Finding the Right Balance of Self-Promotion When Marketing Your Book

book-1313472_1280Are you trying to promote your next book but don’t want to risk sounding too arrogant or pushy? No one cares for an author who comes off like a salesman. As an author, it can be tricky to find the perfect balance between growing your network and bragging about your writing. Here is a six-step guide to finding a balance when it comes time to promote your next published project.

Show, Don’t Tell

Rather than telling people about how skilled or talented you are in your given field, show potential customers how you add value to their life. Naturally, people want to know what you provide, especially if it’s something they wouldn’t be able to either do themselves or find someone else to do for them. However, don’t spend a lot of time creating content with the intent of convincing your audience that you are worthy. Show them what you are up to. Take photos and post videos, answer questions, and share content of value. Just like with your writing, showing your followers is going to be more powerful than telling them.

Consistency

By having a consistent presence on marketing platforms, you will build up your credentials. When the time comes that you are ready to sell your work, your followers will be more willing to respond. Nobody wants to be overly bombarded with sales pitches but if you have a presence that involves more than promotion, people will enjoy and engage with your content and brand. This is going to mean developing an editorial calendar and sticking to it. You can post a week, or a month, worth of content in one sitting. Let go of the frantic need to come up with something new to post each day by doing some pre-planning.

Boundaries

An author that markets their books all the time doesn’t have time to expand their marketing and provide valuable content to their audience. It’s important to set boundaries to avoid burn out and maintain a healthy balance. Schedule out the times of the week you will work on your marketing and stick to those guns. It’s easy to get distracted and prioritize ineffectively.

This concept also applies to your potential customers. You should not be constantly pushing out sales pitches on all of your marketing platforms because then you will not only burn yourself out but your potential customers as well. Marketing posts should be 80% educational, informational, and entertaining; and only 20% sales pitches. This will keep your followers engaged while also promoting your value. If you don’t have time to create additional content of this nature, do a search for similar posts to share that your audience will appreciate.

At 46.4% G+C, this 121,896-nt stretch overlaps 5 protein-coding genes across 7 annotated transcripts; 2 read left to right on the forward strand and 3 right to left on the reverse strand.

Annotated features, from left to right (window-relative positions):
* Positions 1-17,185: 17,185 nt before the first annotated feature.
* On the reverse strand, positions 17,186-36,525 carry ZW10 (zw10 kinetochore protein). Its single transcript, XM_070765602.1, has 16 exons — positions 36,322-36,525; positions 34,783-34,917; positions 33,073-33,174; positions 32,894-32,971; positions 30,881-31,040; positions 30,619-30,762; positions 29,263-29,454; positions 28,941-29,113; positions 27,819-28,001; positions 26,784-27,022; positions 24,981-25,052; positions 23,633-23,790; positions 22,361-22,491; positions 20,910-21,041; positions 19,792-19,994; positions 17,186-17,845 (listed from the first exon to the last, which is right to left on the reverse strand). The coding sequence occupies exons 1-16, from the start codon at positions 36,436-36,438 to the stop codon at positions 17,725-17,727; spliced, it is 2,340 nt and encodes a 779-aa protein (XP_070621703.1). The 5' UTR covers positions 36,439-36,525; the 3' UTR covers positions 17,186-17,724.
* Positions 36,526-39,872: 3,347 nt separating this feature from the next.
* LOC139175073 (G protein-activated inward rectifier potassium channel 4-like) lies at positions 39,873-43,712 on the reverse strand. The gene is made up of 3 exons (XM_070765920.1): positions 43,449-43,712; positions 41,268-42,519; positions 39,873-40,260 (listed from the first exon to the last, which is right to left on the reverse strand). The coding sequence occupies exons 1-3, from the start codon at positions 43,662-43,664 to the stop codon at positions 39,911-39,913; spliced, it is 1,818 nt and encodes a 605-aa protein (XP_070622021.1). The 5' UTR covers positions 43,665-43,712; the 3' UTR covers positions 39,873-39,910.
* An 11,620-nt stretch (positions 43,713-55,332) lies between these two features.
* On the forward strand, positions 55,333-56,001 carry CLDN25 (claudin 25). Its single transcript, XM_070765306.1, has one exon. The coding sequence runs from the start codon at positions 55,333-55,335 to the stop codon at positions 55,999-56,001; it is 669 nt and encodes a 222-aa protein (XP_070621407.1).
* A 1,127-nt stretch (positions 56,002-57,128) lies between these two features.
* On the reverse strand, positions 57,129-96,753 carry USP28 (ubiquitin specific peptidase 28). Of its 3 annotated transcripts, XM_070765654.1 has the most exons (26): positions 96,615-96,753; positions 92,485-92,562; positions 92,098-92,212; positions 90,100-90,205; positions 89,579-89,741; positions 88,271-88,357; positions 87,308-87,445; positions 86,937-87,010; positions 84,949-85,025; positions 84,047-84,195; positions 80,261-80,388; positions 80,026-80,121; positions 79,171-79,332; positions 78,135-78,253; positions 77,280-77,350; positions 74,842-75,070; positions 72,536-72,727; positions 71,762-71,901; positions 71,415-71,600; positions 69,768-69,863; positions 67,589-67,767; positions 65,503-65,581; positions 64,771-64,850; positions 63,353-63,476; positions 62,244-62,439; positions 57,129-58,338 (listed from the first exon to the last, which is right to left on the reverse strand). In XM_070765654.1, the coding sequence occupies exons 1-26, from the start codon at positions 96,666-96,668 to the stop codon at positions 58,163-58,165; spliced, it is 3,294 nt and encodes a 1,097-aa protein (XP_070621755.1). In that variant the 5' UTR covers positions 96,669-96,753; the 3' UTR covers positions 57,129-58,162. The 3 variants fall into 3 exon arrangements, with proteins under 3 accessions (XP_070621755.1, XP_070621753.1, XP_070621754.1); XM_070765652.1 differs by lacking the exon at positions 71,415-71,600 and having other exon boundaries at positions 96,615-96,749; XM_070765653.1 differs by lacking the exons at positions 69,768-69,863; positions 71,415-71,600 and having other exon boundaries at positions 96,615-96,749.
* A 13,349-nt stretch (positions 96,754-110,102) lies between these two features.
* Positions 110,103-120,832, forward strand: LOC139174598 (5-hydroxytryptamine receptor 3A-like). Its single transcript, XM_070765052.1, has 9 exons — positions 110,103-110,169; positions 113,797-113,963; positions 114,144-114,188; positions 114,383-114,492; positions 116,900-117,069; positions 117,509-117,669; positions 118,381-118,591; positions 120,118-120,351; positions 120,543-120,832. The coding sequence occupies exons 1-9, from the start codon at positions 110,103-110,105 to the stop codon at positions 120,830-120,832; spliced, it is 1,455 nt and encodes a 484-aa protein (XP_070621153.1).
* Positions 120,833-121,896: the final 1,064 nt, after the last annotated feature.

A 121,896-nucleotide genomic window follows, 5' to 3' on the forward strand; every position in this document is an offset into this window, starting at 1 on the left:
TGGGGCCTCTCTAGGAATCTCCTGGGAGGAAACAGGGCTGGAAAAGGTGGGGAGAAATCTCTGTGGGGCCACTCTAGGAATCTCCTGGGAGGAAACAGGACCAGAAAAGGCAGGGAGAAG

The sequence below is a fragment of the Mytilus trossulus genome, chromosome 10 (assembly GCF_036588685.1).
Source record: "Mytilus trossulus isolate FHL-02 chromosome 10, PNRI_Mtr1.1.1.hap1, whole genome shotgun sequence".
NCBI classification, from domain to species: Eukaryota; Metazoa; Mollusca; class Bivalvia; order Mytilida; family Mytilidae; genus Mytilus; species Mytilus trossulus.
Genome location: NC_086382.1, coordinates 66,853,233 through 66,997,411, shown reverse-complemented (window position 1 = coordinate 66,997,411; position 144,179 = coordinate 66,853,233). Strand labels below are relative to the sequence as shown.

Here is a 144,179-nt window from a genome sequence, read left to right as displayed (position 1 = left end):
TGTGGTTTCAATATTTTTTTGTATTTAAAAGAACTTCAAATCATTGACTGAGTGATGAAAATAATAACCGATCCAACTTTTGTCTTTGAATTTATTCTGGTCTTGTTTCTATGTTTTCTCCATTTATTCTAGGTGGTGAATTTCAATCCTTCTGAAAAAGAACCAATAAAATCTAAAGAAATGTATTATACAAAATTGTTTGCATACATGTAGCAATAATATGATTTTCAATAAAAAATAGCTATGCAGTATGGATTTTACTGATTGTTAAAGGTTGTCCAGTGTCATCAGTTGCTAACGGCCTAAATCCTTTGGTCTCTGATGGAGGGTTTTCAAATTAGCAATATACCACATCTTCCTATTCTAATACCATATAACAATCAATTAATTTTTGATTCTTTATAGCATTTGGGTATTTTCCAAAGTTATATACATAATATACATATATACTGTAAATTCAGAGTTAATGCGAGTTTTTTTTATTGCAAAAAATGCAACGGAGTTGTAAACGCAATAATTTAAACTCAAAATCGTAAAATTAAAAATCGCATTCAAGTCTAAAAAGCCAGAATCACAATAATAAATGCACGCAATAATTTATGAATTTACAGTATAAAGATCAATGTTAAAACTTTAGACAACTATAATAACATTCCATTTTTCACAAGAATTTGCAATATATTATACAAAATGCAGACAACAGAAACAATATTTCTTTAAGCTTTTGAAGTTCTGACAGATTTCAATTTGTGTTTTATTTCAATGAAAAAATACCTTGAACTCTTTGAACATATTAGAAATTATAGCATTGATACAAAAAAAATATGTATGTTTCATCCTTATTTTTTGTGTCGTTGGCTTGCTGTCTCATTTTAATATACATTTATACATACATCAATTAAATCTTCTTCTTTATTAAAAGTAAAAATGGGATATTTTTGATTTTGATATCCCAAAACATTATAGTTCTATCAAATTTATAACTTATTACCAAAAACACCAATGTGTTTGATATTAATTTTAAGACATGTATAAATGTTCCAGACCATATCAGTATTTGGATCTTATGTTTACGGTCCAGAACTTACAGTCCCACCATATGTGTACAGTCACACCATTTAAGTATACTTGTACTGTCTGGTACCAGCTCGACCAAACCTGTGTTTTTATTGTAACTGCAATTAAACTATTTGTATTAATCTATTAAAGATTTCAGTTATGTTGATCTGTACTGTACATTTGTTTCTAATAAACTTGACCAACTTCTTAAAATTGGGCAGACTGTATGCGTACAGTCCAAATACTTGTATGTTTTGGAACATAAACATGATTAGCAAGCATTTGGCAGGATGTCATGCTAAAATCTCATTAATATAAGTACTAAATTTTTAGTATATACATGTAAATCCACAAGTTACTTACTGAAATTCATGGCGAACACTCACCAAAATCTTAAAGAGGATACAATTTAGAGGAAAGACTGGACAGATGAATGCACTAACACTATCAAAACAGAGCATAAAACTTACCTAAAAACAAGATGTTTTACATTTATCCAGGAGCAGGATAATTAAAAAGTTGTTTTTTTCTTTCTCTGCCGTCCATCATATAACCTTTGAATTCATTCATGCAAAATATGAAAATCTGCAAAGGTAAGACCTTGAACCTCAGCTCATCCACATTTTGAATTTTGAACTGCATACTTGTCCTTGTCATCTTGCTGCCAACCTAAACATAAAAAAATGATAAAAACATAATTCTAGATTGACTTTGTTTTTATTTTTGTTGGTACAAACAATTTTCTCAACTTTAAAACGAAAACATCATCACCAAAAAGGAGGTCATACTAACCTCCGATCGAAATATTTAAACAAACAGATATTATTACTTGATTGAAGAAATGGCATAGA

Build Your List

It is always useful to expand your network, not only for the sake of increasing sales but also for the sake of potential partnerships down the line. If you create valuable relationships, you are more likely to have positive engagement down the line when it’s time to launch your book. Your network will already trust you and will be more willing to recommend your business to their friends. Don’t only grow this list when you are about to launch a new book – get in the habit of building this list all year round.

Engage

People love knowing that there is a human being on the other side of a marketing platform. If you respond and engage with your potential customers, your audience will feel connected and valued. Rather than having an automated tech service respond to your network or worse, not responding at all, show your followers that you care and send a personal response. Build in a timeframe that works for you to respond to comments and engage with your followers. Don’t stay plugged in all day long – your productivity (and possibly sanity) will suffer.

To find the right balance for promoting your published work, you will need to dedicate some time to creating a list of priorities, developing a calendar for content, and setting aside time to schedule posts and engage with your readers and fans.

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